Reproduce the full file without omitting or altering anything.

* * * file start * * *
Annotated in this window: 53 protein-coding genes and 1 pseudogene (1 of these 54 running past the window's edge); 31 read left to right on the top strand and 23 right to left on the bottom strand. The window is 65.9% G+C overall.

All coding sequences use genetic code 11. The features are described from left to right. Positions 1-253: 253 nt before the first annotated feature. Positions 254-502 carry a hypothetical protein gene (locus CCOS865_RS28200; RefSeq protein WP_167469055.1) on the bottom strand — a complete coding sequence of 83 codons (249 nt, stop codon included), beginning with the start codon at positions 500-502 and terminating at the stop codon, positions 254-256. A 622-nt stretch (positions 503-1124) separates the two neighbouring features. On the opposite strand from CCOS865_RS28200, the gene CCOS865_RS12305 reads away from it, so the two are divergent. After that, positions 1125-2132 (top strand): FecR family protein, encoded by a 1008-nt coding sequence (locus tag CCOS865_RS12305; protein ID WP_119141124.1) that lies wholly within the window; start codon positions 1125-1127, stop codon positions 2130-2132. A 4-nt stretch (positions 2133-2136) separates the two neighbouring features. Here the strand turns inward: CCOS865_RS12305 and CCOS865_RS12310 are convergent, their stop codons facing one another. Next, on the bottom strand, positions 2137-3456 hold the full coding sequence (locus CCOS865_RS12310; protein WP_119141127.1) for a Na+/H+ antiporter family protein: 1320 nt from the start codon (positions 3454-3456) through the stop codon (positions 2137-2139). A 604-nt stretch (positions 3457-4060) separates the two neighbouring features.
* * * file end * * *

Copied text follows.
Annotated in this window: 53 protein-coding genes and 1 pseudogene (1 of these 54 running past the window's edge); 31 read left to right on the top strand and 23 right to left on the bottom strand. The window is 65.9% G+C overall.

All coding sequences use genetic code 11. The features are described from left to right. Positions 1-253: 253 nt before the first annotated feature. Positions 254-502 carry a hypothetical protein gene (locus CCOS865_RS28200; RefSeq protein WP_167469055.1) on the bottom strand — a complete coding sequence of 83 codons (249 nt, stop codon included), beginning with the start codon at positions 500-502 and terminating at the stop codon, positions 254-256. A 622-nt stretch (positions 503-1124) separates the two neighbouring features. On the opposite strand from CCOS865_RS28200, the gene CCOS865_RS12305 reads away from it, so the two are divergent. After that, positions 1125-2132 (top strand): FecR family protein, encoded by a 1008-nt coding sequence (locus tag CCOS865_RS12305; protein ID WP_119141124.1) that lies wholly within the window; start codon positions 1125-1127, stop codon positions 2130-2132. A 4-nt stretch (positions 2133-2136) separates the two neighbouring features. Here the strand turns inward: CCOS865_RS12305 and CCOS865_RS12310 are convergent, their stop codons facing one another. Next, on the bottom strand, positions 2137-3456 hold the full coding sequence (locus CCOS865_RS12310; protein WP_119141127.1) for a Na+/H+ antiporter family protein: 1320 nt from the start codon (positions 3454-3456) through the stop codon (positions 2137-2139). A 604-nt stretch (positions 3457-4060) separates the two neighbouring features.